The Equifax Data Breach: What you need to know

Posted on Sep 8th, 2017

One of the three major credit bureaus, Equifax, has incurred one of the most significant data breaches in recent history. Up to 143 million Americans – roughly 44% of the American population – have been impacted by the breach. Names, Social Security numbers, birth dates, addresses, some driver’s license numbers, some credit card numbers and some credit-report dispute documents were accessed by criminals who exploited a website vulnerability.

Equifax has hired a cybersecurity company to conduct a comprehensive forensic review to determine the scope of the intrusion, including the specific data impacted. Equifax will mail notices to consumers whose credit card numbers or records of credit disputes were accessed.

Mid Penn Bank is following this closely and seeking answers as quickly as possible. We are also offering the following tips to help protect yourself and your personal information:

  • Check online bank and credit card statements regularly, ideally every week.
  • Place a credit freeze on your file with all three major U.S. credit-reporting companies Equifax, Experian and TransUnion. This will help prevent criminals from taking out credit cards, mortgages, lines of credit or other debt in your name. Contact information is listed at the bottom.
  • Check all your online accounts for improper or unusual activity. This includes regularly monitoring your bank accounts and any other financial accounts, as well as email and social media accounts.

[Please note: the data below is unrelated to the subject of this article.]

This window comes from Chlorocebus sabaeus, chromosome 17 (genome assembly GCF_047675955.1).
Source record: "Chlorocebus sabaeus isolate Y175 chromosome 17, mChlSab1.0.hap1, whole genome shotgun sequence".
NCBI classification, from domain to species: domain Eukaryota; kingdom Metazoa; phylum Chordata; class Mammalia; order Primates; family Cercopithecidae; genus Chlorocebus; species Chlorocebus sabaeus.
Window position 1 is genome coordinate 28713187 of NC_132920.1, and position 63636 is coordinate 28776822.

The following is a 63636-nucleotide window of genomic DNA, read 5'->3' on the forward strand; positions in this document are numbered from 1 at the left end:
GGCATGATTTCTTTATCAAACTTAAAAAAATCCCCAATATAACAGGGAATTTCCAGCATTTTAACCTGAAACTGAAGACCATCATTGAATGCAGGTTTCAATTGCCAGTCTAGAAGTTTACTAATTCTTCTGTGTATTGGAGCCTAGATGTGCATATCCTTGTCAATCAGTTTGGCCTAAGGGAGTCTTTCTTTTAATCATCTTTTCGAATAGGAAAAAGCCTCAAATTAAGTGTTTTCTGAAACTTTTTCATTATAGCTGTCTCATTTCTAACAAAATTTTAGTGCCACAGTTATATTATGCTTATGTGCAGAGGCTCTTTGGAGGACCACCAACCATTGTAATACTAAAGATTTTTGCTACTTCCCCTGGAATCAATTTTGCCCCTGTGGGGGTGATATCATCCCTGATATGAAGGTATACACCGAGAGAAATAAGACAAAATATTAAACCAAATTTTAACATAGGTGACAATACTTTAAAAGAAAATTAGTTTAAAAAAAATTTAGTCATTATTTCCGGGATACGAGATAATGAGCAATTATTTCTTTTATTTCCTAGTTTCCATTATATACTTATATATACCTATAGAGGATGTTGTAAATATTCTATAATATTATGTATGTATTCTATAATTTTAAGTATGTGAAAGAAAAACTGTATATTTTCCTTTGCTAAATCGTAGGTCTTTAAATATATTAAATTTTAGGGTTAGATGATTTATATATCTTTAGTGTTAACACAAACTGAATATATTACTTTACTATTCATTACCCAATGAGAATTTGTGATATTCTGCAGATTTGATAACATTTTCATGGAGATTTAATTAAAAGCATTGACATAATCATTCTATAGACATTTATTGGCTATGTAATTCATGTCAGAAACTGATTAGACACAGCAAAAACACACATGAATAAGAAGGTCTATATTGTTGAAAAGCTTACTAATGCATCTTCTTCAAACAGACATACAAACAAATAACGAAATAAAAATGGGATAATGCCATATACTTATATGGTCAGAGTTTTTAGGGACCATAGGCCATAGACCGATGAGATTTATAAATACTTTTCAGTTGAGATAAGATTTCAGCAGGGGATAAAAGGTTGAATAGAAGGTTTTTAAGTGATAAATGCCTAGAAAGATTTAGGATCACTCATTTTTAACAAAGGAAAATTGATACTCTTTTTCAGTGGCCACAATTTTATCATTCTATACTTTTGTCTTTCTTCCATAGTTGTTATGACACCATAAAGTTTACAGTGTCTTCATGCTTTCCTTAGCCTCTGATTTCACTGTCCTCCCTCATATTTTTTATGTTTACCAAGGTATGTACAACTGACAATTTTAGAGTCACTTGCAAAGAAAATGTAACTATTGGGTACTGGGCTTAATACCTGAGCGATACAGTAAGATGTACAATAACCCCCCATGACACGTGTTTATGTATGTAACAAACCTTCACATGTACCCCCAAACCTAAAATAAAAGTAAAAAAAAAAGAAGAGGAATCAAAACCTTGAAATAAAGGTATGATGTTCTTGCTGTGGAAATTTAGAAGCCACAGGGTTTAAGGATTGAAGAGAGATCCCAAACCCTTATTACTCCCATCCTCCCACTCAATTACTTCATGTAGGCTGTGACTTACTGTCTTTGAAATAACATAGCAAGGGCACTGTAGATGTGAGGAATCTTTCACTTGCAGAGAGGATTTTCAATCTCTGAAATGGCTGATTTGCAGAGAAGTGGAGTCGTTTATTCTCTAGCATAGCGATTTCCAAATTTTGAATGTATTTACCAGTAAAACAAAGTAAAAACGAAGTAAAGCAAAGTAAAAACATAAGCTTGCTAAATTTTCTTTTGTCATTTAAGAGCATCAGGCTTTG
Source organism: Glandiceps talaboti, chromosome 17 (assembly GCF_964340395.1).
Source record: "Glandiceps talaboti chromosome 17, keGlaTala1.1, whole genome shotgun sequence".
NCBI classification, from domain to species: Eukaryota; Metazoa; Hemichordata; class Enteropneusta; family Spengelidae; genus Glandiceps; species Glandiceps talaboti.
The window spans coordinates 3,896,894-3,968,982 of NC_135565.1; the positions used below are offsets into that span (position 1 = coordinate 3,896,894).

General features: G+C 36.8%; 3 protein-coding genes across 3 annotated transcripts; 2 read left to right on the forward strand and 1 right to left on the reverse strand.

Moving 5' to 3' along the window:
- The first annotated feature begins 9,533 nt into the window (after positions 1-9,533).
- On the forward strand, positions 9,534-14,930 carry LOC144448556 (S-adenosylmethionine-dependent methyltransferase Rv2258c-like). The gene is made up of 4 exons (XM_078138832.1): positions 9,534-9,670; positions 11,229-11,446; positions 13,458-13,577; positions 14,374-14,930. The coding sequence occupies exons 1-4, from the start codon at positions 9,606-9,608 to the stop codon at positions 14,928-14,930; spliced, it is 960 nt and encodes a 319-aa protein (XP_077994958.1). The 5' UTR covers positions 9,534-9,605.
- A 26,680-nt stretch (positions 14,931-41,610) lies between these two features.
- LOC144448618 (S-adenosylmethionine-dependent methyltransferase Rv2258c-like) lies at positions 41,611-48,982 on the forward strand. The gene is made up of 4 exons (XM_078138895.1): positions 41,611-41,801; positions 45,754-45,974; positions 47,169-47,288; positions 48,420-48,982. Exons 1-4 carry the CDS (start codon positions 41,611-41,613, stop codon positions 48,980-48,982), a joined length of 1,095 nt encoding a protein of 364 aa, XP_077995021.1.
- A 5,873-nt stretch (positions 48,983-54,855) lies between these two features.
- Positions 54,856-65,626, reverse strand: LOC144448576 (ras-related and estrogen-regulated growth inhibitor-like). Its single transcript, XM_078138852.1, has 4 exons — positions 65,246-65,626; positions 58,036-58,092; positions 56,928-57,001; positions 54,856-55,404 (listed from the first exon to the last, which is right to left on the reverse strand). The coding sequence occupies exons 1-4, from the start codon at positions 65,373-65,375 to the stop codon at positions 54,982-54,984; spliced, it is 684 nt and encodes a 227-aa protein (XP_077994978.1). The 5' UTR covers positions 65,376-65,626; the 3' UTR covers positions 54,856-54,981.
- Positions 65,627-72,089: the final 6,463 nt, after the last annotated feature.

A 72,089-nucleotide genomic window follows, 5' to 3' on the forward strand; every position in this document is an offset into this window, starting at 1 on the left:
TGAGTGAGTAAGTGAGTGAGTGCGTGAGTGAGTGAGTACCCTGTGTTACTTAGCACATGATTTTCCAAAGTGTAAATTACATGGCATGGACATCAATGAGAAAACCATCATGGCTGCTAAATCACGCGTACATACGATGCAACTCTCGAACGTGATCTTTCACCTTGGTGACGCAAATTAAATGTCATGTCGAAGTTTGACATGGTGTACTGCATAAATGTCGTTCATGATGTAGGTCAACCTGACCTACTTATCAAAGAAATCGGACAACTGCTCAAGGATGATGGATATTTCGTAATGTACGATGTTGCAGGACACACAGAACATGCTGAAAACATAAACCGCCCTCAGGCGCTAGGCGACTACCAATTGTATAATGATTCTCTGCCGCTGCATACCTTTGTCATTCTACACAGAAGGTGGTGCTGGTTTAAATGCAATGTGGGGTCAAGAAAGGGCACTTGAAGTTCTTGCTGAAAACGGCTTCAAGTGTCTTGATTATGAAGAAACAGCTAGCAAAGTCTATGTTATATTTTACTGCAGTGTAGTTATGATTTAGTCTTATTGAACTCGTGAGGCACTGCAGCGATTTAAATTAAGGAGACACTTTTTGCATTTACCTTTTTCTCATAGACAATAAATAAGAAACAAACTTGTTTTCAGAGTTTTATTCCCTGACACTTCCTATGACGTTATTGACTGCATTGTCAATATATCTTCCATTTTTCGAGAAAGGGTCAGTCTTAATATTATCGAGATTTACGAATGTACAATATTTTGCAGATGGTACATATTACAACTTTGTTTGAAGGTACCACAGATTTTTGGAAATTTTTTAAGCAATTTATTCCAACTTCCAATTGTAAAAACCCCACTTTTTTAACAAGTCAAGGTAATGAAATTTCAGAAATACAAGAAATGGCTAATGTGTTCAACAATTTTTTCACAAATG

• If you receive a notification of security issues via text, email or any other media, do not click on it, but instead access your account directly to check for notification from the company, and if none is present, contact the company. Hackers may use the Equifax breach to launch “spearphishing” attacks that can expose you to identity theft and other cybercrime when you click on a link.
  • Change your password and other secret credentials. If you used the same password on other accounts, change those passwords too.
  • Make all new passwords different and difficult to guess. Include upper- and lower-case letters, numbers and symbols to make passwords harder to crack.
  • Use two-factor authentication wherever possible.

Contact information for the credit bureaus: